In the shift to electric, the three-box sedan is obsolete: Here’s why


Not everyone who wants an electric vehicle wants an SUV. There’s still life for longer and lower electric cars—especially as highway models that are optimized toward maximizing driving range. 

But fewer of them than you might think will be traditional three-box sedans, with a hood, a cabin, and a trunk. And more of them will have swoopy “kammback” rooflines and hatchbacks. 

Simply put, if you design a car around lower aerodynamic drag, it will be able to cover more highway miles per kilowatt-hour of stored battery energy—which means a lower cost and a lower environmental footprint for the car. The sedan shape is turbulence-prone behind the rear window, but a softer slope and tapered sides near the rear remedy the issue.

Mercedes Vision EQXX EV concept

That’s especially critical for entry luxury models, where all the numbers have to stand out versus basic commuter devices and yet keep to a price point. It’s why, with the Mercedes-Benz Vision EQXX, which previews a generation of compact to midsize EVs on the upcoming MMA platform debuting in 2024, Mercedes went all out with aero. 

The EQXX concept achieves an excellent 0.17 coefficient of drag—far below that of any current production four-door. And company officials pointed to its aerodynamics as one of the keys to its projected real-world range of 621 miles on a battery pack with less than 100 kwh, perhaps with air-cooling for the battery. 

Lightyear One

2009 Toyota Prius

2014 Volkswagen XL1 (Euro spec) – First Drive, Wolfsburg, June 2013

It’s no mistake that many of the most aerodynamic automotive designs have verged toward the same teardrop shape and kammback roofline. The Toyota Prius adopted it starting in 2004, and it helped the nameplate reach higher for mpg and become an iconic design. The Volkswagen XL1 of a decade ago was VW’s “1-liter car”—a vehicle that was conceived to chase a target of 100 km on just one liter of diesel, which is 235 mpg. Netherlands’ Lightyear claims that its One electric car will be the most aerodynamic car in the world, with a Cd of below 0.20. Even Aptera, a three-wheeler, follows some of the same teardrop form to help allow a driving range of up to 1,000 miles.

You might also say that the Kia Stinger and Audi A7 family are also part of the kammback family. Both of those have a hatch, as well as more rear overhang than most modern sport-sedan designs. 

Mercedes Vision EQXX EV concept

In the EQXX, the teardrop look, combined with a long roofline, an extension behind the rear wheels, and a tall, truncated rear end, aim to combine some of these ideas—but with the practicality that would effectively push the functionality of a sedan into a new aero-savvy future. 

According to Stefan Lamm, head of advanced design for Mercedes-Benz AG, four people needed to fit into the concept, and it needed to look “realistic,” and “mature.” That posed a special kind of challenge versus doing an extreme-aero concept.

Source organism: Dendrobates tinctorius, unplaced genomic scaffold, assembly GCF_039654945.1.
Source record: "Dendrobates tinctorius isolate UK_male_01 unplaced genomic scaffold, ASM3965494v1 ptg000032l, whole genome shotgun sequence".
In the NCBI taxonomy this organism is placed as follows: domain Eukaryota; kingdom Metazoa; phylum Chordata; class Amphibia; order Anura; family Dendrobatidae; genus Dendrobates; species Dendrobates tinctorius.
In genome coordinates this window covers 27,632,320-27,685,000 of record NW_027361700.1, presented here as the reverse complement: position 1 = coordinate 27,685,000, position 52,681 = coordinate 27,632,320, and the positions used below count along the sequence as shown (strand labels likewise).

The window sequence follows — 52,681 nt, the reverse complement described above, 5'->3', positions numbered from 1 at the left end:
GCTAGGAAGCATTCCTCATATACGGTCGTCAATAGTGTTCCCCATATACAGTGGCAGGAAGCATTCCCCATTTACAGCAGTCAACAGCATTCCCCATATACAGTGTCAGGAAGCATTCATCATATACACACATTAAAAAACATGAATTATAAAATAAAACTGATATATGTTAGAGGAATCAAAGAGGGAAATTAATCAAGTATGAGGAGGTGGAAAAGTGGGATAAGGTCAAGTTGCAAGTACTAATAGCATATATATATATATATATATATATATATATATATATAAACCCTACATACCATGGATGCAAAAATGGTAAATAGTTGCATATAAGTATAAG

The big 2022 Mercedes EQS, a rakish hatchback itself, already hits an astonishing 0.20 coefficient of drag, but counterintuitively shorter cars (a bit more than 180 inches long for the EQXX) pose a greater challenge in the wind tunnel. 

That said, the EQXX’s drag coefficient of 0.17 involved some compromise between design that was pragmatic and attractive, versus chasing ultimate wind-tunnel results. Not adding wheel spats—the flush covers found on the XL1, the EV1, and the original Honda Insight—was part of a give-and-take with design, according to Teddy Woll, Mercedes’ head of aerodynamics. Making the wheels close to the wheelwell opening and having a smooth rim design helped provide “almost the same effect as spats,” said Woll. He conceded that adding spats would not have made the coefficient of drag significantly lower. 

1996 General Motors EV1

There’s a simple reason for that, Woll explained to Green Car Reports. Adding spats would have required even more “boat tailing” (tapering) in back—think GM EV1—to get the most aerodynamic advantages from such a change.

A slight narrowing in back allowed most of the advantages, Woll said. The EQXX rides on a rear track that’s nearly two inches narrower than in front (1850 mm, versus 1900 mm), allowing the rear wheels to follow in the air channel created by the fronts. 

Although we’re skeptical whether the tall, skinny tires—still just a development possibility—and narrower track in back will make it through to production, some pieces make sense to follow through with. Sharp corners in back give the EQXX a lot of aerodynamic advantages, the experts said, as does the low roofline over the rear occupants. To help compensate, future vehicles likely won’t offer a space-consuming sunroof either, instead offering a choice between a solar roof or a glass roof. 

2021 Mercedes-Benz C-Class (AMG C63 S)

Future cars might have a long rear window and short decklid (trunklid), or they might be hatchbacks. Either way, they won’t be the kinds of sedans or sport sedans that helped make Mercedes, BMW, and others luxury-brand leaders in earlier decades. SUVs will make definite compromises in the name of form and capability, but from the sound of it, this is the profile of cars we’ll need to accept for the future. 

What do you think? Will you miss the profile of classic sedans? Let us know in your comments below. 


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